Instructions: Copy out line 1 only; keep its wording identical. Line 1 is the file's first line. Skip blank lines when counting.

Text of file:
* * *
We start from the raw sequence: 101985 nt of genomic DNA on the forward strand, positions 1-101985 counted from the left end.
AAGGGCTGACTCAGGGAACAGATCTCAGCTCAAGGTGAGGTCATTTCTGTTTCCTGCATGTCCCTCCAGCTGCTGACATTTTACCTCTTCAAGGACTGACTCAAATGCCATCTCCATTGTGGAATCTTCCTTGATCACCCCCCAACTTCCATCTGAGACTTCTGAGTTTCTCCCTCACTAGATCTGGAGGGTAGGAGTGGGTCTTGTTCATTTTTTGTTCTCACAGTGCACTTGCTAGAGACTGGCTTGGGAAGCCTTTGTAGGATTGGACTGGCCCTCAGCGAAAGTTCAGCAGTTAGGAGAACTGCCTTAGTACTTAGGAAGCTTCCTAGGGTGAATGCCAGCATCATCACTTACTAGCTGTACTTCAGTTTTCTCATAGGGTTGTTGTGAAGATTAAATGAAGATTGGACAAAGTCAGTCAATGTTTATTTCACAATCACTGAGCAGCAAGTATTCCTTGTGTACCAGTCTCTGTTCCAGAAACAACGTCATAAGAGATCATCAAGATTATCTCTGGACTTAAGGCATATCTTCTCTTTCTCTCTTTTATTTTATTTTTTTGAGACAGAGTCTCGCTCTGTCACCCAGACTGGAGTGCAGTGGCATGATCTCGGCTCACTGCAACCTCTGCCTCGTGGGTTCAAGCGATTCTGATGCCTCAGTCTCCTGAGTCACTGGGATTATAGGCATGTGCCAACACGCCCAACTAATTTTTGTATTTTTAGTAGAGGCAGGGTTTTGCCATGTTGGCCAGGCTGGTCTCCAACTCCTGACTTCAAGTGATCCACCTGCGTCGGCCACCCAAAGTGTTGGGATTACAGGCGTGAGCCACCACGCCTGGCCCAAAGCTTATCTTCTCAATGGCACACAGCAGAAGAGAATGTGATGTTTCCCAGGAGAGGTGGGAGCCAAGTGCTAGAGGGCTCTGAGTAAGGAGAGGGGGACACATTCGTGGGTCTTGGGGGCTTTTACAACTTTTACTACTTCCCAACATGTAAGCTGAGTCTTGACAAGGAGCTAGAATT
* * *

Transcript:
We start from the raw sequence: 101985 nt of genomic DNA on the forward strand, positions 1-101985 counted from the left end.